Betsy Ross Flag
The Betsy Ross Flag is probably one of the most recognizable American flags today but, curiously, it wasn’t until the bi-centennial celebrations of 1976 that it became overwhelmingly popular. It was then made the “official” first national flag even though Betsy’s participation in its design is still questionable.
Ross is so beloved and so deeply embedded in the nation’s memory that somehow it seems unpatriotic, if not vaguely treasonous, to cast doubt on her story. The truth, however, is that nobody can prove that Betsy Ross had anything to do with the first official Stars and Stripes. In 1870, her grandson, William Canby, made a speech to the Historical Society of Pennsylvania describing how Betsy came to sew the first American flag for George Washington and her uncle George Ross. According to family tradition, she made the flag we call the Betsy Ross Flag today. The story was then picked up and received national coverage thanks to an article in Harper’s Weekly in 1873.
The problem? Though Betsy made flags for the Pennsylvania State Navy Board as early as 1777 and continuing through 1816, there is no official record of her making the “first” flag with the round pattern of stars. She knew how to make stars with one snip of the scissors, but there is no proof she did so for the flag in question. So, the story is simply an undocumented but interesting American tradition.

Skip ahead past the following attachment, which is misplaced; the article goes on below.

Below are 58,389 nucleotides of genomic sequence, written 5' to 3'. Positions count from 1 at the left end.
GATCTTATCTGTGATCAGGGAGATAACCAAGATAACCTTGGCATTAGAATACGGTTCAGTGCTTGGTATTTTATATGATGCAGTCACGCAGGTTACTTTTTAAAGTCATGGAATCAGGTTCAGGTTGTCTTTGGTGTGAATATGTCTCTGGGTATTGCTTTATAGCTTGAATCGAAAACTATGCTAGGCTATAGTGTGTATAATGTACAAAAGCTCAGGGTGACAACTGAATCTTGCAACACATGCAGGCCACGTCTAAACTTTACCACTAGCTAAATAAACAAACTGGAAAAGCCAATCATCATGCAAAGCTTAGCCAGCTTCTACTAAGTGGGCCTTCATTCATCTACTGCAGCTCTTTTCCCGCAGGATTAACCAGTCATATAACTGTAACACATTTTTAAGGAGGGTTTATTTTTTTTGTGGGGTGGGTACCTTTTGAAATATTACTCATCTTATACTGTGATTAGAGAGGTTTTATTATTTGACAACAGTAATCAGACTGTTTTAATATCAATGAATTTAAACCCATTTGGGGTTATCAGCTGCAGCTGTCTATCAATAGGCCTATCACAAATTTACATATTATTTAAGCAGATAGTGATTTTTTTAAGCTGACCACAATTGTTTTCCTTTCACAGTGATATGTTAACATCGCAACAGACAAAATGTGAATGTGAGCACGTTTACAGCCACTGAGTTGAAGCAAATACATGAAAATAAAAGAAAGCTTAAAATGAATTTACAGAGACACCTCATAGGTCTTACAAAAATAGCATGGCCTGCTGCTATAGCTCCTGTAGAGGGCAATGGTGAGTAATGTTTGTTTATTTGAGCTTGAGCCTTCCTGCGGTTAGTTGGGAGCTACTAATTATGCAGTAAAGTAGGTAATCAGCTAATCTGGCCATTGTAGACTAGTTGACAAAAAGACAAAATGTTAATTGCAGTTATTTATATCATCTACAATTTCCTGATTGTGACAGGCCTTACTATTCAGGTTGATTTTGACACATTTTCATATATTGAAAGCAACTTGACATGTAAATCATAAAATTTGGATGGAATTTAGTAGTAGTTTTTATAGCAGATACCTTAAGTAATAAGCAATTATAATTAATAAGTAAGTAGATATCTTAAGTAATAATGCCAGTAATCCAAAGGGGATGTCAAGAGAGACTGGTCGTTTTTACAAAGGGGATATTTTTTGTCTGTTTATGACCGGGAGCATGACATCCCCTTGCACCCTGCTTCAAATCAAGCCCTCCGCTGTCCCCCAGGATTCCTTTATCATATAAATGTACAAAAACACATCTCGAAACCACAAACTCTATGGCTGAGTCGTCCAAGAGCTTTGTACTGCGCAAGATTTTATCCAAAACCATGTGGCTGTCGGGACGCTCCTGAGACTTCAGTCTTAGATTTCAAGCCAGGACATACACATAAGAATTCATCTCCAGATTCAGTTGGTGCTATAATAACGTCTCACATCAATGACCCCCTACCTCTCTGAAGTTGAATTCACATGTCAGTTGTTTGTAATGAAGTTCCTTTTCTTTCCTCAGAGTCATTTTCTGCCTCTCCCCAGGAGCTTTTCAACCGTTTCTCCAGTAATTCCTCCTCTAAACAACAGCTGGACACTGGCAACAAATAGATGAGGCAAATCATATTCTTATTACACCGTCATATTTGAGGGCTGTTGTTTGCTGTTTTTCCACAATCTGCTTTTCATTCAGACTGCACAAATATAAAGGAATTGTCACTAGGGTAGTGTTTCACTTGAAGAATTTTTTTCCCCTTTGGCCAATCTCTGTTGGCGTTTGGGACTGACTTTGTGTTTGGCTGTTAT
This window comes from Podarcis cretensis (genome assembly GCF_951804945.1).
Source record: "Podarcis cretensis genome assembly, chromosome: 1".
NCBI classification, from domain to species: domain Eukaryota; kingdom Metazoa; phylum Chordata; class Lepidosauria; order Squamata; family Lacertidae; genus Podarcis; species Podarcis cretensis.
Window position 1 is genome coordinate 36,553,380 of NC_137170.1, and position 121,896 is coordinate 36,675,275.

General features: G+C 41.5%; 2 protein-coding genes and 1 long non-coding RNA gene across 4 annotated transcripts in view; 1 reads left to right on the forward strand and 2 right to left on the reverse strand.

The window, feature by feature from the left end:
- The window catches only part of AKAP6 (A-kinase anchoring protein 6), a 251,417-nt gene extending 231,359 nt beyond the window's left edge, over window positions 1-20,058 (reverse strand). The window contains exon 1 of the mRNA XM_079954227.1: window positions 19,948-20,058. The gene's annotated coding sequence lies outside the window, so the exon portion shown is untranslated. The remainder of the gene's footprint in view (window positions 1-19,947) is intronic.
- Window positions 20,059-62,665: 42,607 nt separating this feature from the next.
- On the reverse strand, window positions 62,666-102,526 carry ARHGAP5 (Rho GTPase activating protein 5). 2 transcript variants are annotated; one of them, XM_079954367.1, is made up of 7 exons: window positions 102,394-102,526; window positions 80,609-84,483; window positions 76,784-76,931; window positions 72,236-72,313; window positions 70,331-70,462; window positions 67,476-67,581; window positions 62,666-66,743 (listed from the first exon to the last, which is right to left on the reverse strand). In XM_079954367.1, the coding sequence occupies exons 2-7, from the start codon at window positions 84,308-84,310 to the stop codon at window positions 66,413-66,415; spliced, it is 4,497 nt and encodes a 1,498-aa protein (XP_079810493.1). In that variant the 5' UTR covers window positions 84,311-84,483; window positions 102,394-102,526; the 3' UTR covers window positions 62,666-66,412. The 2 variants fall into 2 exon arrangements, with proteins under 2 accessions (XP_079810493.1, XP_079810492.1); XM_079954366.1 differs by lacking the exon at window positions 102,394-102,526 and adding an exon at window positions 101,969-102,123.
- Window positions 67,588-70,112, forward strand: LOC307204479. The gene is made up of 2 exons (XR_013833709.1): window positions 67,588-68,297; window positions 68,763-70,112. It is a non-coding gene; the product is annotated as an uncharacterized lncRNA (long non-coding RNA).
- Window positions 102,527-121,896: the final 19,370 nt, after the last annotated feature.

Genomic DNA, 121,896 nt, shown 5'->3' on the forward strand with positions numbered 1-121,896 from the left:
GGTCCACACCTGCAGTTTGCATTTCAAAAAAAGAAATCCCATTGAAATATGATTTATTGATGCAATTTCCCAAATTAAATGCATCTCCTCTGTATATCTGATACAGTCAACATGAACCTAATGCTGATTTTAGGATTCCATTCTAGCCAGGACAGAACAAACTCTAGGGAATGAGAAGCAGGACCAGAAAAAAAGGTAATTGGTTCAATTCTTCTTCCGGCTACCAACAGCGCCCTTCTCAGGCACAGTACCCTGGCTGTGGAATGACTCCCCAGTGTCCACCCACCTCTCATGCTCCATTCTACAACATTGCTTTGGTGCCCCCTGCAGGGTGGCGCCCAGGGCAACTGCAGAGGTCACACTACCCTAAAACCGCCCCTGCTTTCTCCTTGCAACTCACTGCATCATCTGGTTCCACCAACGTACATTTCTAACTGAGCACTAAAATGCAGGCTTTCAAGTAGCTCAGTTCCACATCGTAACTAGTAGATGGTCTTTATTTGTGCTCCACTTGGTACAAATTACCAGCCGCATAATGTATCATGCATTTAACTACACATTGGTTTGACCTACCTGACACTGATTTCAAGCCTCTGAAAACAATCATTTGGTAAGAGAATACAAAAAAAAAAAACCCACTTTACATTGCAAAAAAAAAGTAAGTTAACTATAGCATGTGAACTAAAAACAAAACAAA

How do these stories become so mixed up in family histories? Human nature plays a large part. An old flag is found, and a son asks a father a question. His father says, “I think this was your great grandfather’s and did you know that he fought in the Revolutionary War?” The son passes down the story with embellishments, and a family legend is born. A flag with an already honorable story is backdated to an earlier time and eventually the false story becomes the accepted one.
The Continental Congress recognized that a new nation needed a flag. On June 14, 1777, it passed the country’s first flag law. “Resolved. That the flag of the United States be thirteen stripes, alternate red and white; that the Union be thirteen stars, white on a blue field, representing a new constellation.” Note that the law said nothing about the flag’s size or shape, ordering of the stripes, or the size, type or arrangement of the stars. This lack of guidance resulted in many variations in subsequent flags. For instance, the stars were often five, six or seven pointed.